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CAPE WINELANDS SHOULD BE TARGETING DOMESTIC AFROPOLITANS FOR GREATER GROWTH, SAYS EXPERT

Cape Point

“Cosmopolitan Africans (*Afropolitans) could boost the annual South African economy by more than R2 billion and grow tourism. That is if they are given appealing reasons to travel within the country,” says Jerry Mabena, CEO of Thebe Services that owns the Thebe Tourism Group.

Mabena will be telling delegates just how this can be achieved at the upcoming Business of Wine & Food Tourism Conference, taking place at Spier Wine Estate in Stellenbosch on 20 September.

His various qualifications, including a degree in industrial psychology and economics from Rhodes University, have equipped him well in his integrated, strategic and forward-thinking approach to business. He has held senior executive positions at Telkom, Kagiso Exhibitions and Events, as well as the Thebe Investment Corporation. His career started at Unilever as a graduate trainee.  In his current capacity as CEO of Thebe Services Division, Mabena looks after Thebe Investment Corporation’s stake in organisations such as the Thebe Tourism Group that owns Club Travel, Cape Point Concession and Tour D’Afrique, as well as Kaya FM, the 2017 commercial radio station of the year, also known as the home of the Afropolitan.

Dusk in Paarl

Afropolitans are global in their outlook, straddle the divide between African and Western cultures, and have the disposable income for travel, yet they are largely ignored by the local travel and tourism industry, he contends.

“South African Afropolitans, who are part of the post-Struggle generation, are sophisticated consumers plugged into global trends.  They have the means and appetite for travel and discovery.  As with any other Millennials, they are digitally connected, value experiences over commodities, are knowledgeable about wine and fine dining and are waiting to be targeted.  Why are travel marketers ignoring these high-income earners who could also potentially serve as ambassadors for brand South Africa? Cape Winelands tourism providers should be going out there to find out how to talk to Afropolitans and give them what they want.  And when they get it right, the knock-on effect for the individual rural Winelands economies will be significant.”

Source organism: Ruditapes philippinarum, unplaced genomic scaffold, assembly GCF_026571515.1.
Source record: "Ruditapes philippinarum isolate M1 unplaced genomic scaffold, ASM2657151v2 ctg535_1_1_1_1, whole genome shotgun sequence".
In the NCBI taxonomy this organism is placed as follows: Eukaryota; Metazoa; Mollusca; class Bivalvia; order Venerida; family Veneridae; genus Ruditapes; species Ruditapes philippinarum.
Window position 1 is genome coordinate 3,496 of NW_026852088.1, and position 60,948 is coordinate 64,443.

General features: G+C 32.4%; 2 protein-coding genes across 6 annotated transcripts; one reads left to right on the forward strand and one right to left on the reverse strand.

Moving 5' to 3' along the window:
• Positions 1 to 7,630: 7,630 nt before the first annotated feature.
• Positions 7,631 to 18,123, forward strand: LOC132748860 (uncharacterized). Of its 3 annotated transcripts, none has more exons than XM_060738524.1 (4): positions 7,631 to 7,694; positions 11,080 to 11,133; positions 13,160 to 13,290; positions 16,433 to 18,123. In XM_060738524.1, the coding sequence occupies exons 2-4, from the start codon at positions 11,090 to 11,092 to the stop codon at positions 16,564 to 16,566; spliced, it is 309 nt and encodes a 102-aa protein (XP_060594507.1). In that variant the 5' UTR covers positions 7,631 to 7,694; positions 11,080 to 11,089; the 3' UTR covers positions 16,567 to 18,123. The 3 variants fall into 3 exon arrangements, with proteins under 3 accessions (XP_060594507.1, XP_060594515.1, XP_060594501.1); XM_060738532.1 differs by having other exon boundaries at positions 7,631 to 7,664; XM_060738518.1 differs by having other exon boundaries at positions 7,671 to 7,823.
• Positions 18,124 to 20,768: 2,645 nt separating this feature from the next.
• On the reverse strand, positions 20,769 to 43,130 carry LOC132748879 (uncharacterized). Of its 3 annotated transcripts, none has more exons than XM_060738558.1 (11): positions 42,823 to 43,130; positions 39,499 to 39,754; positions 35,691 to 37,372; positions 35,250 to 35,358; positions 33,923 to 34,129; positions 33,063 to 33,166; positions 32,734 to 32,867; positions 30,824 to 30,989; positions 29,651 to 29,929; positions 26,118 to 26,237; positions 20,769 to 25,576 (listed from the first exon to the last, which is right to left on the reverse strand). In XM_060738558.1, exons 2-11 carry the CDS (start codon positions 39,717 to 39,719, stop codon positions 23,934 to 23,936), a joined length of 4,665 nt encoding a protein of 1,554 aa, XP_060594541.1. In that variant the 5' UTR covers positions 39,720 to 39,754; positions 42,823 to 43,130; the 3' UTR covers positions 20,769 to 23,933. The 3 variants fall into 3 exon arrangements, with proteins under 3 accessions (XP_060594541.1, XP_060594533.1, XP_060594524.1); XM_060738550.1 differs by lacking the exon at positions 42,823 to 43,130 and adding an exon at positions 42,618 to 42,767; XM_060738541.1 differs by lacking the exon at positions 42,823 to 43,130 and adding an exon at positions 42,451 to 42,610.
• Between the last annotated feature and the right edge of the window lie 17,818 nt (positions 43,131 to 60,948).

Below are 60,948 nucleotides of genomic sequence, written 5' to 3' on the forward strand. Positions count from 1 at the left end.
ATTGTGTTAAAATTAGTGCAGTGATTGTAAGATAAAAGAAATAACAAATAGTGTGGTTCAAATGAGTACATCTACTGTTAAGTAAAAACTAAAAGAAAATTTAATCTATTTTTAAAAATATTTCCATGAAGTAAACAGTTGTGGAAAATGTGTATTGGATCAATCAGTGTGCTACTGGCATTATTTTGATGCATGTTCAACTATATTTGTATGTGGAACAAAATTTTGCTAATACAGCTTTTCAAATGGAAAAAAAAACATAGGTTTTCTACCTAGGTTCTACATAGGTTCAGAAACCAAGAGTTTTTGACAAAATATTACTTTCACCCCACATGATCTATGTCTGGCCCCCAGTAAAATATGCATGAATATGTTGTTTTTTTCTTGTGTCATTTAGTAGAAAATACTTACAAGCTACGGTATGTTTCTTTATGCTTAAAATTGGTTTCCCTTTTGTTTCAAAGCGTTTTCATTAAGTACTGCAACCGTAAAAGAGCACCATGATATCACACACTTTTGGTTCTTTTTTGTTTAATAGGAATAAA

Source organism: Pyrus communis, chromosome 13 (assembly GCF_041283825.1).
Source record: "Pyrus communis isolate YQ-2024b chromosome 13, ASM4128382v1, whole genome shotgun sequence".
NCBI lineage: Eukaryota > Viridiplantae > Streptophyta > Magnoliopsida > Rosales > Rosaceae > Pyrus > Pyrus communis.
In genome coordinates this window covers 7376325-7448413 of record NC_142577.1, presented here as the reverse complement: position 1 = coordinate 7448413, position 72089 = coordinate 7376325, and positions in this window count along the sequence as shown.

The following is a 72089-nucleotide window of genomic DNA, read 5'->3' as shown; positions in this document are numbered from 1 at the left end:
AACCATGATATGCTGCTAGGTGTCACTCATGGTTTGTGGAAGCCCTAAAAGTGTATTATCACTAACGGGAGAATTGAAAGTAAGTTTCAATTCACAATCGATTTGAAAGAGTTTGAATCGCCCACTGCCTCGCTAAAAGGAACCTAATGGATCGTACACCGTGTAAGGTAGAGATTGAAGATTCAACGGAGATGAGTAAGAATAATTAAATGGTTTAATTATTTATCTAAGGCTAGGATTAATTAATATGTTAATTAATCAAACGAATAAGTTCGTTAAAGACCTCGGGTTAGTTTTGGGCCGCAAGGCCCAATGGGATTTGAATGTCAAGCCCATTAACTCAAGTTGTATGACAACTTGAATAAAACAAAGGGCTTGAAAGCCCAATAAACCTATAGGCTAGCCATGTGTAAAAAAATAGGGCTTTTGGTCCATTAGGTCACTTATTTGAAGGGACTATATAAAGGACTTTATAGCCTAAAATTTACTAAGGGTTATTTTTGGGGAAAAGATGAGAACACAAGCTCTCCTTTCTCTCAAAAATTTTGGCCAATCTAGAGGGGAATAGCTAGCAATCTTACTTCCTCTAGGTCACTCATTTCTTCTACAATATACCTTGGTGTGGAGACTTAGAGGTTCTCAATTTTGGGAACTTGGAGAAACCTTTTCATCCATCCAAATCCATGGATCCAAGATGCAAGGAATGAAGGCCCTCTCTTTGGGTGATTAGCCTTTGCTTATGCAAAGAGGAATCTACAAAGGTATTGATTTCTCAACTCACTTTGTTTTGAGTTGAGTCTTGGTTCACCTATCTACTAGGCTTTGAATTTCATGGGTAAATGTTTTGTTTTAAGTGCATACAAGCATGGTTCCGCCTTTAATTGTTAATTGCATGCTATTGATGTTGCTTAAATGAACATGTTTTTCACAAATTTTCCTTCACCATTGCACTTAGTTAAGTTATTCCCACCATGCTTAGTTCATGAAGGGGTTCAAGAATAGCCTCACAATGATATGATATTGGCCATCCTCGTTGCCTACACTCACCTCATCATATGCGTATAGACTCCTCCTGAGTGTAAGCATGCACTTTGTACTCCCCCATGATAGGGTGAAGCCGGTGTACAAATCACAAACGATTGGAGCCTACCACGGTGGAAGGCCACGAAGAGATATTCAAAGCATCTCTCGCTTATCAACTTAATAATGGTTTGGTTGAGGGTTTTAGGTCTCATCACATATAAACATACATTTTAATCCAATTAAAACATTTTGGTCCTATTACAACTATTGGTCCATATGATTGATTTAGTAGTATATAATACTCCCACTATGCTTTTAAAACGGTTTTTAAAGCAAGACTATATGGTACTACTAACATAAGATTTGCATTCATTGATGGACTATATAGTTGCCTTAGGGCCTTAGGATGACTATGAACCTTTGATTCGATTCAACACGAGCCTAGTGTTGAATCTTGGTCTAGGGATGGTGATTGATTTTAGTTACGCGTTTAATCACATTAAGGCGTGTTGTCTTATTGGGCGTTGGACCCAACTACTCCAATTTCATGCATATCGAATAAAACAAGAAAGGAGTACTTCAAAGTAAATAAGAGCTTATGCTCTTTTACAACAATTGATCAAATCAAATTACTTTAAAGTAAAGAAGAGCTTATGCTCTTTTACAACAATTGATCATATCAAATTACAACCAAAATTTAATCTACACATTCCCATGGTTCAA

The Business of Wine & Food Tourism Conference, now in its second year, is convened by seasoned travel and tourism specialist, Margi Biggs.

Margi Biggs

She says that this year’s forum will include a range of top speakers, in addition to Mabena. Other big names are CEO of SA Tourism, Sisa Ntshona; Don Shindle, an expert in customer service from Napa, California’s renowned wine tourism epicentre; Dr Robin Back, a US-based academic who conducts wine tourism research in both South Africa and the US; as well as world-renowned US lifestyle TV personality, Andrea Robinson, one of only 23 female Master Sommeliers in the world.

Robinson’s address will cover festival sponsorships and themed wine region promotions for Delta Airlines’ Sky Club.

Biggs says delegates will come away with new insights on customer experience and loyalty. The programme will also cover such topics as virtual reality, food chain sustainability, attracting new markets (even within South Africa), and PR trouble shooting.

Biggs believes that travel and tourism can potentially contribute significantly more than it currently does to South Africa’s national GDP.  The World Travel and Tourism Council (WTTC) has calculated that last year, the direct contribution of the travel and tourism sector to the South African economy was worth R127,9bn, accounting for 3% of the country’s GDP.

Trainees and professionals working in the Cape’s wine, food and tourism industries are encouraged to register to attend the conference. A fee of R3 950 (excl. VAT) per delegate will apply, up until 18 August.  Special discount is available for SAACI, SATSA, SITE and Cape Town Tourism members on request to specialt@iafrica.com.

For more information on the conference, or to register online, visit www.wineandfood.co.za.   

* The term, “Afropolitan” was coined in 2005 by author and photographer Taiye Selasie.